Fibrinogen polymorphisms are not associated with the risk of myocardial infarction

Catharina Jacoba Maria Doggen, R.M. Bertina, V. Manger Cats, F.R. Rosendaal

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In the Study of Myocardial Infarctions Leiden, we investigated the prevalence of three polymorphisms in the α- and β-fibrinogen genes among 560 patients with a myocardial infarction and 646 control subjects. Secondly, we studied the relationships between these polymorphisms and fibrinogen activity and antigen levels. The TaqI, HaeIII and BclI polymorphisms in the fibrinogen gene were not associated with myocardial infarction. As we found an association of the rare B2 allele with fibrinogen levels and a similar, but weak, effect for the rare H2 allele, we conclude that a genetic propensity to high fibrinogen levels does not affect the risk of myocardial infarction. This is evidence against a causal role for fibrinogen levels in the aetiology of myocardial infarction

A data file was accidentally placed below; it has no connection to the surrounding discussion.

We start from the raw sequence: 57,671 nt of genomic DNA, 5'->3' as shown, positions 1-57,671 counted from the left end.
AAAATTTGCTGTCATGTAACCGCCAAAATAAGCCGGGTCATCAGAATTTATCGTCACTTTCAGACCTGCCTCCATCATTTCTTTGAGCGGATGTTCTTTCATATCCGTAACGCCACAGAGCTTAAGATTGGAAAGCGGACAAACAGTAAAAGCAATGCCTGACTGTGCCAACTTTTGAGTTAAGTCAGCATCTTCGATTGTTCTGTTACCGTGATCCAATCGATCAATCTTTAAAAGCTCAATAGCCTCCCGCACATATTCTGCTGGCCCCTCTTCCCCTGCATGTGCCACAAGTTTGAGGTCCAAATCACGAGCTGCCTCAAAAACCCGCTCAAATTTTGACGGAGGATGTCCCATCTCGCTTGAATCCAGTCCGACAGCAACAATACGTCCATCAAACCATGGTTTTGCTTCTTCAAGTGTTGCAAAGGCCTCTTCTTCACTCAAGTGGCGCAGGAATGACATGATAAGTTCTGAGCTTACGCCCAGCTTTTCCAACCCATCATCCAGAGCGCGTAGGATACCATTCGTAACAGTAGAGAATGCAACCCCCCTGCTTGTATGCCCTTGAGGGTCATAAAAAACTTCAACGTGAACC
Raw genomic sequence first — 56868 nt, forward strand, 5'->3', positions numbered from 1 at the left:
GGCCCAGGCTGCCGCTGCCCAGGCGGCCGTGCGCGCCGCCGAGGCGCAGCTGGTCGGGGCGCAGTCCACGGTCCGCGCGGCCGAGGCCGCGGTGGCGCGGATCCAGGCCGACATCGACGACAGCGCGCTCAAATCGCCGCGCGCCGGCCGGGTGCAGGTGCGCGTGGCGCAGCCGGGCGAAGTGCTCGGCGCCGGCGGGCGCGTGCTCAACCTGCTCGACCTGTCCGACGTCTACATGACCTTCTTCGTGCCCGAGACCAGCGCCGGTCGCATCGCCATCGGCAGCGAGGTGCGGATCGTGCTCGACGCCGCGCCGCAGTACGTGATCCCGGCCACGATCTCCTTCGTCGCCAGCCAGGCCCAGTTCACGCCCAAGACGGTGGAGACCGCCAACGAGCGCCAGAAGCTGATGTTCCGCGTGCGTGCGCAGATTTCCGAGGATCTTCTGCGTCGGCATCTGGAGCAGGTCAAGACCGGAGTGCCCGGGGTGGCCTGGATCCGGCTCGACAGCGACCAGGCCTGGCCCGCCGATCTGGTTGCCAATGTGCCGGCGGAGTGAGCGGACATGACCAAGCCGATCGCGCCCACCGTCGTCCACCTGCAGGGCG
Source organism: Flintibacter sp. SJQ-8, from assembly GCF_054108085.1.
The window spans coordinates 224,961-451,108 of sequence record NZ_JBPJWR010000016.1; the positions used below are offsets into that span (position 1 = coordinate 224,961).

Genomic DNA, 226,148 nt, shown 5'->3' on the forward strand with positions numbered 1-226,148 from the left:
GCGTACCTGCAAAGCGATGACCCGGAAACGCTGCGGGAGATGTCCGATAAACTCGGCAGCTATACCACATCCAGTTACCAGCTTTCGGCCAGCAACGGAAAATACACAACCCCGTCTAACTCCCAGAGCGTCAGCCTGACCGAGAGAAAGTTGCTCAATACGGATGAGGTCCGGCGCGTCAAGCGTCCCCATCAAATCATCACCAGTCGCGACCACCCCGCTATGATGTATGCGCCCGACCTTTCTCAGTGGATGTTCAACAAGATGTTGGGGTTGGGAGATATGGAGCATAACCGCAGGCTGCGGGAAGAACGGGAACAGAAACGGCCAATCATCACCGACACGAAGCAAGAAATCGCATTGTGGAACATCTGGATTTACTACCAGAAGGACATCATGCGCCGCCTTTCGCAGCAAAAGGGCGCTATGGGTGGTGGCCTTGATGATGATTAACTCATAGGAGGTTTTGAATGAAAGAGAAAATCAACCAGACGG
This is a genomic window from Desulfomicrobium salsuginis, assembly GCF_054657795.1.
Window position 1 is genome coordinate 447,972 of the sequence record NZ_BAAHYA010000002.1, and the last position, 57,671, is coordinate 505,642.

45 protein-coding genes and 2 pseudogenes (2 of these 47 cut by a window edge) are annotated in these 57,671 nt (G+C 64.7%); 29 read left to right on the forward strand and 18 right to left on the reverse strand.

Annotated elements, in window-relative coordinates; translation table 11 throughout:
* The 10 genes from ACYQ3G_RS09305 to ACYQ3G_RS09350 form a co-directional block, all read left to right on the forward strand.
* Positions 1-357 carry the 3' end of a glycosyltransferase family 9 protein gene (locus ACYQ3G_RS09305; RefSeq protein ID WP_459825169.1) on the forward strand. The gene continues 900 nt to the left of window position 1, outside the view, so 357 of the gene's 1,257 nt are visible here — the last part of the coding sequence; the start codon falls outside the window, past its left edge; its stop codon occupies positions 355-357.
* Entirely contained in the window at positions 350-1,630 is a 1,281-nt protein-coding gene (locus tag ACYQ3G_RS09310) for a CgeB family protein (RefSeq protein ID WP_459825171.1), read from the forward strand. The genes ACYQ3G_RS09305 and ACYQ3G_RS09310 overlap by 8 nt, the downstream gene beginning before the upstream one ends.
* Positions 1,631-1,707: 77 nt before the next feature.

Original languageUndefined
Pages (from-to)935-938
JournalBritish journal of haematology - Supplement
Issue number4
Publication statusPublished - 2000


  • IR-77840

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